Japanese Kimono

Japanese Kimono

Enjoy our kimono with a free worlwide shipping and no aditionnal cost.

Japanese kimono, representation of a culture

Do you love Japanese culture? Ever wanted to have your own kimono? Don't hesitate to also check our anime kimono collection. It's time to swap your bathrobe for the traditional Japanese dress.

This Japanese garment has been worn for hundreds of years and remains fully rooted in Japanese fashion even today.

Whether it's for a stay in the Japanese archipelago, a cosplay evening or if your wardrobe lacks a comfortable outfit for the weekend, our selection of men's kimono has been designed to meet all your expectations.

WHAT IS japanese kimono?

Kimonos are long-sleeved T-shaped robes hand-sewn from 4 unique pieces of fabric, traditionally tied with an obi sash. Made mainly of silk or raffia fiber, lined or not depending on the heat, they are starting to take root in the Western style!

Originally worn over a nagajuban or juban, the men's kimono can however be worn perfectly with a black t-shirt and jeans if the streetwear and casual style is your cup of tea!

WHAT IS THE DIFFERENCE BETWEEN A KIMONO AND A YUKATA?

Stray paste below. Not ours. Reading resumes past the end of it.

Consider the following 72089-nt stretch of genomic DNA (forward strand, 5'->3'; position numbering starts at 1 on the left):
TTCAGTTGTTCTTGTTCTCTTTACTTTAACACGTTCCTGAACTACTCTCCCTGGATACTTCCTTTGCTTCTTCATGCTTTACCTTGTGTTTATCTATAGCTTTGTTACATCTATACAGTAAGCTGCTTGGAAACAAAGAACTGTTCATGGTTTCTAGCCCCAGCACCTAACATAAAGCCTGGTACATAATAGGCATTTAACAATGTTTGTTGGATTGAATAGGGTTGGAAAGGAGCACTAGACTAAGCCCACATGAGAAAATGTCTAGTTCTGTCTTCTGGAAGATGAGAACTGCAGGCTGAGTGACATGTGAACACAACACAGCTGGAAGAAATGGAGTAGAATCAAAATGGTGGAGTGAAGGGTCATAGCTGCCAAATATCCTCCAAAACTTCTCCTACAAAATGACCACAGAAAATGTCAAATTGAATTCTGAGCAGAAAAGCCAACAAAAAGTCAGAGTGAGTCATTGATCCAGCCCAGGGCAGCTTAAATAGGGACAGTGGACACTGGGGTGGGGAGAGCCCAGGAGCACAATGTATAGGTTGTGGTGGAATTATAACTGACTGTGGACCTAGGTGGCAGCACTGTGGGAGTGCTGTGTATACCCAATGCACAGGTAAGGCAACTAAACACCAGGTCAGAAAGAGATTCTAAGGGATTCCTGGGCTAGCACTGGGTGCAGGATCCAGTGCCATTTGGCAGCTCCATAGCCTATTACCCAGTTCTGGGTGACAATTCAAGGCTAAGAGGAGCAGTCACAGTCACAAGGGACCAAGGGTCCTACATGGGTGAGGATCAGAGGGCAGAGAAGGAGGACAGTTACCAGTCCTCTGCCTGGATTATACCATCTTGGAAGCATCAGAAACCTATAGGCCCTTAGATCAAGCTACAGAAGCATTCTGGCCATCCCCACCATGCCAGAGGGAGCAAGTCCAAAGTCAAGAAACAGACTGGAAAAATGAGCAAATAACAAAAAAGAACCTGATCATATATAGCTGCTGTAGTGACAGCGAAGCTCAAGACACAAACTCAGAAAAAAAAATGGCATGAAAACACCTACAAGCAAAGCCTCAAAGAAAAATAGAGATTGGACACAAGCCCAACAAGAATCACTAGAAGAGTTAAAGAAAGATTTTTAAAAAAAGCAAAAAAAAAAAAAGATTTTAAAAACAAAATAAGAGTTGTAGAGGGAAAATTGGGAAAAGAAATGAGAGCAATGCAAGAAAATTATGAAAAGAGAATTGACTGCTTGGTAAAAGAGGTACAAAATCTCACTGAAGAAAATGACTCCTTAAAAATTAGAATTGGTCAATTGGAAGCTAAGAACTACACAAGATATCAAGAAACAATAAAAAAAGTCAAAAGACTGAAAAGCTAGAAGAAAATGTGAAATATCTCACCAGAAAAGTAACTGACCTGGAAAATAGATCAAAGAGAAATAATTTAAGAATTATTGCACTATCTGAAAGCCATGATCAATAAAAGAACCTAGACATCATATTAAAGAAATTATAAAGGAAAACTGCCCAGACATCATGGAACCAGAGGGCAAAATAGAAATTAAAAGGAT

Often confused, the Kimono and the Yukata are Japanese clothes although they look very similar have notable differences that all lovers of Japanese culture should be able to recognize. First, the big difference between the kimono and the yukata is in the fabric. Indeed, traditionally, the kimono was made from a more sophisticated and luxurious fabric such as silk or brocade.

Even today, traditional kimonos are made from high quality fabrics and are often adorned with embroidery or weaving in gold and silver thread. In comparison, the yukata was made from cotton or linen so that the fabric was light, breathable, able to promote the evaporation of body moisture and keep you cool. It is therefore much more affordable than the kimono.

Second, wearing the traditional Kimono requires wearing at least 2 underlayments of clothing, including the Nagajuban, a kind of internal lining that prevents the Kimono from soaking up sweat due to the material used in its manufacture.

 

The history of the japanese kimono

The earliest manifestations of kimono-like clothing in Japan were traditional Chinese clothing introduced to Japan through Chinese emissaries during the Kofun era. Due to immigration between the two countries and court envoys in the Tang Dynasty, Chinese clothing styles, appearance, and culture became extremely popular within Japanese culture. The Japanese imperial court quickly adopted Chinese clothing styles.

Today, the vast majority of Japanese people wear Western clothing on a daily basis, and are more likely to wear a kimono either on formal occasions like wedding ceremonies and funerals, or on summer events, where the standard kimono is easy to wear. In the Western world, women's kimono-style jackets called Haori, which resemble a casual cardigan, caught the public's attention as a popular fashion item in 2014.


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